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you change the sign only on the anode because the anode is losing electrons (is the oxidation 1/2 reaction). every cell potential is given in reduction form, so you'll need to switch the sign to account for the oxidation 1/2 reaction.
You change the sign of the reduction potential of the anode/cathode half-reactions based off of the direction of the half-reaction. For example, for Cu2+ + 2e- -> Cu, the standard reduction potential is 0.34 V. But, if this reaction occurs at the anode, then the half-reaction will actually be CU -> Cu2+ + 2e- with a standard reduction potential of -0.34 V. So, you would switch the sign of the reduction potential depending on whether the forward or reverse of the reaction is used.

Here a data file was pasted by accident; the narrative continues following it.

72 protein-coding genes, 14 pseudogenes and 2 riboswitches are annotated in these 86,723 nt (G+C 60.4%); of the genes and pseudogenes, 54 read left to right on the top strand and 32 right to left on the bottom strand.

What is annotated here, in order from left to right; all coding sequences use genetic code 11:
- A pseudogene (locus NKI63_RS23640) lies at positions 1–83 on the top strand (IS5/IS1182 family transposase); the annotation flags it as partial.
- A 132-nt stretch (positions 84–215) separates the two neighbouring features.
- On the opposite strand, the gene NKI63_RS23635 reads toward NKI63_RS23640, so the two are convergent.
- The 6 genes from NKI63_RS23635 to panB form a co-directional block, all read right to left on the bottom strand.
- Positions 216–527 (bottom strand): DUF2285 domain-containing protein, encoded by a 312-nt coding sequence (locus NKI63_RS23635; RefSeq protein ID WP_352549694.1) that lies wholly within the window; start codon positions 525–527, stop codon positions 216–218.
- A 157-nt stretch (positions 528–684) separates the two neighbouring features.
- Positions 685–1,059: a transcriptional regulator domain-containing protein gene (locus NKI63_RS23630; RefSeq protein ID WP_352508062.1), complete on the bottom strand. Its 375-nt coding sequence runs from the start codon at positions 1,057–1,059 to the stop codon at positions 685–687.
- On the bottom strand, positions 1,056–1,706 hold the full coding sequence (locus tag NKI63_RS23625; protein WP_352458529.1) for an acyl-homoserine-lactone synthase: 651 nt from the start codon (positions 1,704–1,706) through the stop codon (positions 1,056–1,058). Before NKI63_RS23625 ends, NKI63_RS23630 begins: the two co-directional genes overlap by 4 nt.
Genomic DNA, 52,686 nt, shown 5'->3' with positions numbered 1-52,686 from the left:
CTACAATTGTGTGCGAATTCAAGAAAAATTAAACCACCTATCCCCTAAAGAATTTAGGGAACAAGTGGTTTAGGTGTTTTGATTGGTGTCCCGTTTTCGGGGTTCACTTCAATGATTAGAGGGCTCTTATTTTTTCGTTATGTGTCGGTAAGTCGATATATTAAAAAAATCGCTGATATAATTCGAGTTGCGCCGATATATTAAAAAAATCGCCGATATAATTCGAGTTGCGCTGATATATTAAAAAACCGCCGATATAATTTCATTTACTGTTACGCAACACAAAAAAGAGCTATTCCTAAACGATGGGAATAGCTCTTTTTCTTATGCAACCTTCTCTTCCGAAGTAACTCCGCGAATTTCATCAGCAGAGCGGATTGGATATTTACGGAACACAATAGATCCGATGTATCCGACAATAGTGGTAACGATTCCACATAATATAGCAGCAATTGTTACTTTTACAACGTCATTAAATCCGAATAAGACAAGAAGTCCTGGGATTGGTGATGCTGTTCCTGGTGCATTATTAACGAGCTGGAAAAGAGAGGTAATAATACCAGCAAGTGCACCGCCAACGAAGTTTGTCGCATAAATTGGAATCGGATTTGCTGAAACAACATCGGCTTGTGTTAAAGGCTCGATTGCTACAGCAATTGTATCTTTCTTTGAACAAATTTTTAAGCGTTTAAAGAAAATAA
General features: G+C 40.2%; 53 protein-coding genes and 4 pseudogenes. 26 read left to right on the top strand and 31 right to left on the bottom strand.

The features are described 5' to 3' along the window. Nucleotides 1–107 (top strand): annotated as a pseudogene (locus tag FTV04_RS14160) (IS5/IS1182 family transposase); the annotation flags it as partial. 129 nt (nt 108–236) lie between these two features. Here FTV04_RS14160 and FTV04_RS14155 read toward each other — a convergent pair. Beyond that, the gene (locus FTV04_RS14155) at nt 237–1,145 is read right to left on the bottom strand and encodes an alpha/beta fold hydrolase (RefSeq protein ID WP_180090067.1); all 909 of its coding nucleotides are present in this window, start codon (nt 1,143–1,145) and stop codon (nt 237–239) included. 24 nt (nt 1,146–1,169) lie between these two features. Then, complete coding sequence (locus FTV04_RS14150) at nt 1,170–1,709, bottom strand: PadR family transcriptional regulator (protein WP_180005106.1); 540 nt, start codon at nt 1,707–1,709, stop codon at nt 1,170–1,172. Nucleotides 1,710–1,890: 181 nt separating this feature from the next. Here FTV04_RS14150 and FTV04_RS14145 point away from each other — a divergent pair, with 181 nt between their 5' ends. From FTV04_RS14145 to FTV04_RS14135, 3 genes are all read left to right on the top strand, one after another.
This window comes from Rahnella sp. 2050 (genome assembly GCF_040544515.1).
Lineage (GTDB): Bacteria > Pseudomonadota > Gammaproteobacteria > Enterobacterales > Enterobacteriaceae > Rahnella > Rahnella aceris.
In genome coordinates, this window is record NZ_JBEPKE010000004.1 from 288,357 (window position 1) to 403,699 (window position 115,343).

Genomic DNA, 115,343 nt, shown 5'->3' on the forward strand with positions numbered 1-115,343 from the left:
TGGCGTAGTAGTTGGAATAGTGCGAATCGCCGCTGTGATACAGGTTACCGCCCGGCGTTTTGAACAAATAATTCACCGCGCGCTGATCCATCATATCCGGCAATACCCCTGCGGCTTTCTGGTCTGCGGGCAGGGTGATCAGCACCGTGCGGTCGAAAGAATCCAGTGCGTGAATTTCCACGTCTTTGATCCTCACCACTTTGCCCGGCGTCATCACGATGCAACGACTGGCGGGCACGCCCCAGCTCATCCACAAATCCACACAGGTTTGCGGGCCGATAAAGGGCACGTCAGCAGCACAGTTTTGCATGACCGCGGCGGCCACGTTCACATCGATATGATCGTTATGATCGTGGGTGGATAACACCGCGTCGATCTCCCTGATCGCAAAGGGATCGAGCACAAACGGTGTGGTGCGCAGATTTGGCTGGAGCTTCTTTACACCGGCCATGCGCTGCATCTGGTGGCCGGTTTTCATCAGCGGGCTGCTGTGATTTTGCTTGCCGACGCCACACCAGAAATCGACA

As stated above, you would change the sign to positive or negative depending on the direction of the reaction from the standard reduction potential. That is why it is also very important to know whether a half reaction is an oxidation or reduction.
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